‘Kathy Griffin, A Hell of a Story’ comedy documentary mocks Trump
Kathy Griffin

When the Founders framed the First Amendment and Sigmund Freud wrote “humor is rebellious,” they must have had individuals like Kathy Griffin in mind. The court jester of the Resistance is still at it. A day before Trump was booed and heckled at a World Series game, I attended a screening of Kathy Griffin, A Hell of a Story at the Downtown LA Film Festival with the irrepressible Trump mocker there in person.

Griffin’s hilarious documentary tells the saga of her May 30, 2017, photo shoot, with what looked like Trump’s bloody severed head. “It was just a mask and ketchup!” she keeps trying to explain to stoopid Trumpistas who don’t seem to understand that his actual head couldn’t just be sewn back onto his neck. The incident landed her on the no-fly list, under FBI surveillance, losing most of her gigs from CNN to live shows, etc. Not only does the offensive Trump have no sense of humor but the serial insulter-in-chief is the ultimate poster boy for people who can dish it out but can’t take it.

Editor’s note: The lady with the oppressor’s severed head is the subject of numerous Renaissance and Baroque paintings and sculptures. These art works recount the story of the beheading of Holofernes by the beautiful widow Judith, as we read in the Book of Judith. Holofernes was an Assyrian general who was about to destroy Judith’s home, the city of Bethulia. He had already indicated his desire for her. After Holofernes passes out from too much to drink, Judith enters his tent and decapitates him. In many paintings Judith is depicted holding the severed head; in others, his head is seen being taken away in a basket carried by an elderly female servant. The story is clearly meant to empower intergenerational women of all classes in defiance of a tyrant.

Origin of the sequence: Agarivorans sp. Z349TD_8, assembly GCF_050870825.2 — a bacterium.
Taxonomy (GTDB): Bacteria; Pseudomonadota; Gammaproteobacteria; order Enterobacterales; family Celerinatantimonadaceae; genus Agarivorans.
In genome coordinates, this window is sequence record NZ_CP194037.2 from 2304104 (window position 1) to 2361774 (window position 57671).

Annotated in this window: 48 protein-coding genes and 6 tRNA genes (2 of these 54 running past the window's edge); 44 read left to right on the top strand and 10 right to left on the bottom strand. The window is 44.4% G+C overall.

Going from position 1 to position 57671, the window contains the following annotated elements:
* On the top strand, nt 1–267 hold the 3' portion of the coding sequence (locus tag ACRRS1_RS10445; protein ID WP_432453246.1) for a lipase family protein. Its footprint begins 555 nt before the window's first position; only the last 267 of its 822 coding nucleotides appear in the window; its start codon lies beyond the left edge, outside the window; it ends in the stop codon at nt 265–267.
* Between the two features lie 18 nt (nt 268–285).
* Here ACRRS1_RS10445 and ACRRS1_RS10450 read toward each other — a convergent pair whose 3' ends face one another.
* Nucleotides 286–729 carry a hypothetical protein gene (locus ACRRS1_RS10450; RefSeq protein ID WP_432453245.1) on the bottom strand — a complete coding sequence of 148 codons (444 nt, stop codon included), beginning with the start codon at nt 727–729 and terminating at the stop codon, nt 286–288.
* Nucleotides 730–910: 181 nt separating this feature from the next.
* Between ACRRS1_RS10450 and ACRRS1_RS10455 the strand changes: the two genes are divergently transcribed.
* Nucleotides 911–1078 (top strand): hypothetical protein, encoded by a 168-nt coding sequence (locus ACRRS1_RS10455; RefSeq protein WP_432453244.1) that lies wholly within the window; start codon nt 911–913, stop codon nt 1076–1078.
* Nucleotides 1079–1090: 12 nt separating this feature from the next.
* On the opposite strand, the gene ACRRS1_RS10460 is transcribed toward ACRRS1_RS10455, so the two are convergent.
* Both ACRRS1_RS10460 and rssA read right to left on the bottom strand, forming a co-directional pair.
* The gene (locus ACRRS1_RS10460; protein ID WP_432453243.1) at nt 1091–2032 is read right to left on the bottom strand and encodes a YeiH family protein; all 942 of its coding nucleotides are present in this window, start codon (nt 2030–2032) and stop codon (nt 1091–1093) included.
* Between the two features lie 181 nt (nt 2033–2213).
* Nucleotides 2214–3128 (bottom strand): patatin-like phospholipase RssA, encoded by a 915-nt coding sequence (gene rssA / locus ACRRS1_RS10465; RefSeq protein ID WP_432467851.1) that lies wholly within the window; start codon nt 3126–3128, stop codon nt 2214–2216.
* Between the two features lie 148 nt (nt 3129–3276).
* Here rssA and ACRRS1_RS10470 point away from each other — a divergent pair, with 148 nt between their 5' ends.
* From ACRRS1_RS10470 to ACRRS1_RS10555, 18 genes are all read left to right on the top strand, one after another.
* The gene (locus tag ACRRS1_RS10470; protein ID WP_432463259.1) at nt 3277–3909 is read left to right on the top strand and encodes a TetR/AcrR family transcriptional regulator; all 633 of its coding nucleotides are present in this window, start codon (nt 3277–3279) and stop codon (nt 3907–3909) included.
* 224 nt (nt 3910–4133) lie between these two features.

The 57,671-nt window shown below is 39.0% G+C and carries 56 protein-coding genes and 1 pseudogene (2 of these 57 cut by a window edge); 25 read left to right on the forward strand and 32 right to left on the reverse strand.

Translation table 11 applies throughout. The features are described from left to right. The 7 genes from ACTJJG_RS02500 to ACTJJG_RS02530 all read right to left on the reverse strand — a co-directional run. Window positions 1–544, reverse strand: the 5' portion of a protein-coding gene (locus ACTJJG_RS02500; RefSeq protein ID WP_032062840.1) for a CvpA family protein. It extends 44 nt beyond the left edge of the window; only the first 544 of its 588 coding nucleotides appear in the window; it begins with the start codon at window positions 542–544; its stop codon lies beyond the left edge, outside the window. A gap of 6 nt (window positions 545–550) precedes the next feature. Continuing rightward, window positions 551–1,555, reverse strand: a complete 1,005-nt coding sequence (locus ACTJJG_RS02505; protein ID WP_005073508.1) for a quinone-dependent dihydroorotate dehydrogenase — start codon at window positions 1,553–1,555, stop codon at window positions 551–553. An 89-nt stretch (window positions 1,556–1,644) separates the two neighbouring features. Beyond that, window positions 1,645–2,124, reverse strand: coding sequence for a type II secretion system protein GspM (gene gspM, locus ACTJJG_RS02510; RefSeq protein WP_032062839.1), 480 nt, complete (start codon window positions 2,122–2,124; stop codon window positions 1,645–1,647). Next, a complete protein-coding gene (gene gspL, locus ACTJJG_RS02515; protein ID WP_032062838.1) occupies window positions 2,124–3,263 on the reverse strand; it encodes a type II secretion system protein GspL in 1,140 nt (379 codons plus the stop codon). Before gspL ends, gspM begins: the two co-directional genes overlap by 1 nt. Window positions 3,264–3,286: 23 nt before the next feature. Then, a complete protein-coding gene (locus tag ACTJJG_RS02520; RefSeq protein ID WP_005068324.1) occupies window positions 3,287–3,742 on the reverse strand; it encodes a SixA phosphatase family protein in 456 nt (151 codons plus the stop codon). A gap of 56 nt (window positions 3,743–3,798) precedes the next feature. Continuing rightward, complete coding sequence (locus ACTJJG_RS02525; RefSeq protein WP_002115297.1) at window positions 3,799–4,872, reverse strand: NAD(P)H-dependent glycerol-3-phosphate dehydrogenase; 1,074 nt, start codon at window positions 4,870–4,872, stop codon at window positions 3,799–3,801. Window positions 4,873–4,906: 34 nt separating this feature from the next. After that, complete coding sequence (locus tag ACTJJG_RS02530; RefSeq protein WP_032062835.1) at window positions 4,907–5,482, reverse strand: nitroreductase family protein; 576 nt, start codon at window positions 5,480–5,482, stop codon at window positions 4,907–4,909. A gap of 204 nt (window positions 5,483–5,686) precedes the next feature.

The doc also chronicles Griffin’s courageous, cunning campaign to rehabilitate her career and herself. She did the latter by launching an international stand-up tour in venues such as the Sydney Opera House in “countries that hate Trump” (aka “Planet Earth”). Much of her up to three hour-long act is in the concert film portion of this 106-minute “docu-comedy,” which is now available for download at venues such as Amazon Prime and You Tube.

The film was an official selection at the 2019 SXSW Film Festival in Austin, where it took the Texas capital by storm and became an audience favorite.

Judith Beheading Holofernes (1599), by Michelangelo Merisi da Caravaggio, at the Galleria Nazionale d’Arte Antica in Rome.

After the DTLA screening, Griffin did an in-person Q&A with actress/comic Aubrey Plaza (of the Parks and Recreation TV sitcom) and took audience questions. Asked “what stays with her” from her ordeal of being surveilled, interrogated, repeatedly detained at airports with her passport confiscated, etc., Griffin replied: “The feeling of being hunted.” Of course the cowardly Trump had her singled out for harassment by his secret police and international flunkies as a lesson for other would-be dissenters.

Nevertheless, she persisted, and the redheaded comic remains undaunted. To the question what she’d do if she encountered Trump (whom Griffin had known for years on the celebrity circuit and describes as being preternaturally stupid), without missing a beat the defiant comedian joked she’d tell him to:

“Eat out my asshole while I’m shitting. I’d get diarrhea first and shit in his mouth. I’d do it for free because I’m a patriot.”

Talk about “dump Trump!”

Kathy Griffin epitomizes the trend of comedy mobilized to resist Trump and is a helluva gal.

For more information about the film see here.


Ed Rampell
Ed Rampell

Ed Rampell is an LA-based film historian and critic, author of "Progressive Hollywood: A People’s Film History of the United States," and co-author of "The Hawaii Movie and Television Book." He has written for Variety, Television Quarterly, Cineaste, New Times L.A., and other publications. Rampell lived in Tahiti, Samoa, Hawaii, and Micronesia, reporting on the nuclear-free and independent Pacific and Hawaiian Sovereignty movements.